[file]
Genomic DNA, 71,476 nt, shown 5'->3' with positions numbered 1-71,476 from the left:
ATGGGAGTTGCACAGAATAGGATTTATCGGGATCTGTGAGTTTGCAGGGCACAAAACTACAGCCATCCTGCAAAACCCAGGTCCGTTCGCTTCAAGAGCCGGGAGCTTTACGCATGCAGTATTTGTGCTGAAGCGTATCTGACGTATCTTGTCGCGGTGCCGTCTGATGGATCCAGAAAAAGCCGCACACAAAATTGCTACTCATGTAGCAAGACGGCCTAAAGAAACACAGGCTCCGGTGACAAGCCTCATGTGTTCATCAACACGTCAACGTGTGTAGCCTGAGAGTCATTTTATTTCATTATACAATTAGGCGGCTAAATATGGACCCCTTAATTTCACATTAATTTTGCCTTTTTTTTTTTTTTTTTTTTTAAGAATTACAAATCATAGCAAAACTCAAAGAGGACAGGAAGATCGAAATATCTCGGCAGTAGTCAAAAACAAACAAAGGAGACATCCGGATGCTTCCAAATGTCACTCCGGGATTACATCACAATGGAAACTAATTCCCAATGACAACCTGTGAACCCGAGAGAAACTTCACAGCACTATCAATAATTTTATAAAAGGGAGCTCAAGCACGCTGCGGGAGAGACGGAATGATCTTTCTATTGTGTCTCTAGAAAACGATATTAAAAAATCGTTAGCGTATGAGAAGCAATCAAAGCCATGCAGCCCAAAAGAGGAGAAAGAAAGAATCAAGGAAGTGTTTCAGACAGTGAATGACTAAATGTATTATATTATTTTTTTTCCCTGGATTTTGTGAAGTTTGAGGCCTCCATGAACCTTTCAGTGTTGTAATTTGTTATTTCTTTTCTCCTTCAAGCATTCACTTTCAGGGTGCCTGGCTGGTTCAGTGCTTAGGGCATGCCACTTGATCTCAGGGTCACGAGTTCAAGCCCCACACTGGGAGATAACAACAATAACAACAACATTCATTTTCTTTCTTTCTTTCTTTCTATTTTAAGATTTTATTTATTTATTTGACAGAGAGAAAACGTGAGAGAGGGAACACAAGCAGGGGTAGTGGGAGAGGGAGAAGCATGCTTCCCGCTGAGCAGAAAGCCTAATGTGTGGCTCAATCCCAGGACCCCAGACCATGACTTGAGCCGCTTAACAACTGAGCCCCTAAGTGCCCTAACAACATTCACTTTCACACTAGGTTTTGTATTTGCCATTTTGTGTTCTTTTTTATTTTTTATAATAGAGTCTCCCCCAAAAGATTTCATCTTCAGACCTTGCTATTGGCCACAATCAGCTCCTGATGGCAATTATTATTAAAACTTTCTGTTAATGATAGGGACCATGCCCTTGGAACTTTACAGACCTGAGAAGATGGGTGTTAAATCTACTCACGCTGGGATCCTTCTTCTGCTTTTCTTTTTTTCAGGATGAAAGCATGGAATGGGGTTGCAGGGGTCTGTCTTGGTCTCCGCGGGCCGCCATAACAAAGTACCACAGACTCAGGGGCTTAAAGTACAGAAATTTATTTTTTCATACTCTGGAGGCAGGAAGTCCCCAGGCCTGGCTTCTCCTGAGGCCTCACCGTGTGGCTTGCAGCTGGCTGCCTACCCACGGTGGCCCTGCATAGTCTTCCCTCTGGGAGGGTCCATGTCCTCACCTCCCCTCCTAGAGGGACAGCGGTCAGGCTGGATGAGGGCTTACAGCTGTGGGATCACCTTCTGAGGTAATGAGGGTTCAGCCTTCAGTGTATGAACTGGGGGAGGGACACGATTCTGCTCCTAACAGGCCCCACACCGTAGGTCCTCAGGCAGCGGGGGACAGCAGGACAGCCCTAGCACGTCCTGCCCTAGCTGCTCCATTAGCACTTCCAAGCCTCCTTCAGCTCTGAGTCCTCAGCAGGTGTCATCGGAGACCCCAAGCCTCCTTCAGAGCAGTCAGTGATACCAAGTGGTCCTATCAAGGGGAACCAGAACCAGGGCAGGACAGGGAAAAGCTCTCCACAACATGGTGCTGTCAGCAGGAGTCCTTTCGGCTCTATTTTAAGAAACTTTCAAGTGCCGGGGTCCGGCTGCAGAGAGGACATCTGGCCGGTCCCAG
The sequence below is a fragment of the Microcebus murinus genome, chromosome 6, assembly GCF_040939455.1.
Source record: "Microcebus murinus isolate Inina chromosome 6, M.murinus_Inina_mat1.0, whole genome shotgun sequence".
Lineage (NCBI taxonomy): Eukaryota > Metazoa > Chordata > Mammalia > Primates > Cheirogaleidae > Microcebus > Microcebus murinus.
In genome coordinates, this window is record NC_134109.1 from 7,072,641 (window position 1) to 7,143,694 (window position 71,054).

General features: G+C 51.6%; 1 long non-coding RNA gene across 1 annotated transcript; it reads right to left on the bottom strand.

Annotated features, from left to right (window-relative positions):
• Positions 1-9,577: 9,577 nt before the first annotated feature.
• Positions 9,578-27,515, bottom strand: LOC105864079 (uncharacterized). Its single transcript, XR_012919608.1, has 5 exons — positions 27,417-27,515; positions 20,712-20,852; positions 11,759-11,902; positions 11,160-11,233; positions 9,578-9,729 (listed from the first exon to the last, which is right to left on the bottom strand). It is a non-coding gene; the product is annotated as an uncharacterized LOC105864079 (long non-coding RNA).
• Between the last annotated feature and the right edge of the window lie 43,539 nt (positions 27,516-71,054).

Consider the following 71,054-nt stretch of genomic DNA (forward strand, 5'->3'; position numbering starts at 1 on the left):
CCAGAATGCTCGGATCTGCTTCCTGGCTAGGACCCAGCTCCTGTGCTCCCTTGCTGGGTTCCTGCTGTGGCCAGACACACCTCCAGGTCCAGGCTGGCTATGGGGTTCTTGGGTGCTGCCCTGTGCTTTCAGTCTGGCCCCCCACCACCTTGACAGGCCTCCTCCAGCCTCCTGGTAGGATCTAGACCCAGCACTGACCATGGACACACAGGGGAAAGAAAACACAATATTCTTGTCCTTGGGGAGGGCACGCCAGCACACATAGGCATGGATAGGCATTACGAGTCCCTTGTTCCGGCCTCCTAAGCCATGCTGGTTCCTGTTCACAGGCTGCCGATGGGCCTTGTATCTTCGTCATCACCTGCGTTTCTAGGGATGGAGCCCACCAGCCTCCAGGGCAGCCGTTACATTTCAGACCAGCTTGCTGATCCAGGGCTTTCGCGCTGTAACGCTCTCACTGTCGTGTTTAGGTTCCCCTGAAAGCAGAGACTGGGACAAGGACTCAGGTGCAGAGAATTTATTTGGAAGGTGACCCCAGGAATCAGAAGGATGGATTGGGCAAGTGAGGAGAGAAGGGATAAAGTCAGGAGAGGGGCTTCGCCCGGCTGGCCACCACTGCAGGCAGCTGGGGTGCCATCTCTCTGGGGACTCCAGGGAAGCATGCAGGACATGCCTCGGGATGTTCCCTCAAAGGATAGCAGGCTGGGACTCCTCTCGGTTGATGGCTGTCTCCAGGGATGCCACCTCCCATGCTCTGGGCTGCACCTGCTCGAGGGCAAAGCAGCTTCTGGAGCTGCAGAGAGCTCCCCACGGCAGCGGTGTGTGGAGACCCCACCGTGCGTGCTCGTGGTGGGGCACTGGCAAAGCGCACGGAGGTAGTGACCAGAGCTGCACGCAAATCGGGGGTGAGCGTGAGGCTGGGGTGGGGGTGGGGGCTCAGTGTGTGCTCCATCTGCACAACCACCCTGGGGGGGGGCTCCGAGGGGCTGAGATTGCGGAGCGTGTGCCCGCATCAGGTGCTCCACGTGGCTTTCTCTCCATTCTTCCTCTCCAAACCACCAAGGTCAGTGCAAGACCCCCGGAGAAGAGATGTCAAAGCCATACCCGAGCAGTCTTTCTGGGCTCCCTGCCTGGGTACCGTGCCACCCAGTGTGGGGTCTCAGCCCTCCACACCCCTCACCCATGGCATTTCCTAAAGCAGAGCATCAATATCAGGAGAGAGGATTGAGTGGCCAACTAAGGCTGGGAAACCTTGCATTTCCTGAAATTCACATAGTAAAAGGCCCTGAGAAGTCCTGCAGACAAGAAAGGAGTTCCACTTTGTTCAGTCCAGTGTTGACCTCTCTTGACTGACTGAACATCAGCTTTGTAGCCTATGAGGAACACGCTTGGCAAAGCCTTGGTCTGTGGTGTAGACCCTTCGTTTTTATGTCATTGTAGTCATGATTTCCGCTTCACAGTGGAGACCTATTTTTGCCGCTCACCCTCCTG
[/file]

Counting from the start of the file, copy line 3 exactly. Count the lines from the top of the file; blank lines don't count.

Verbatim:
The sequence below is a fragment of the Microcebus murinus genome, chromosome 6, assembly GCF_040939455.1.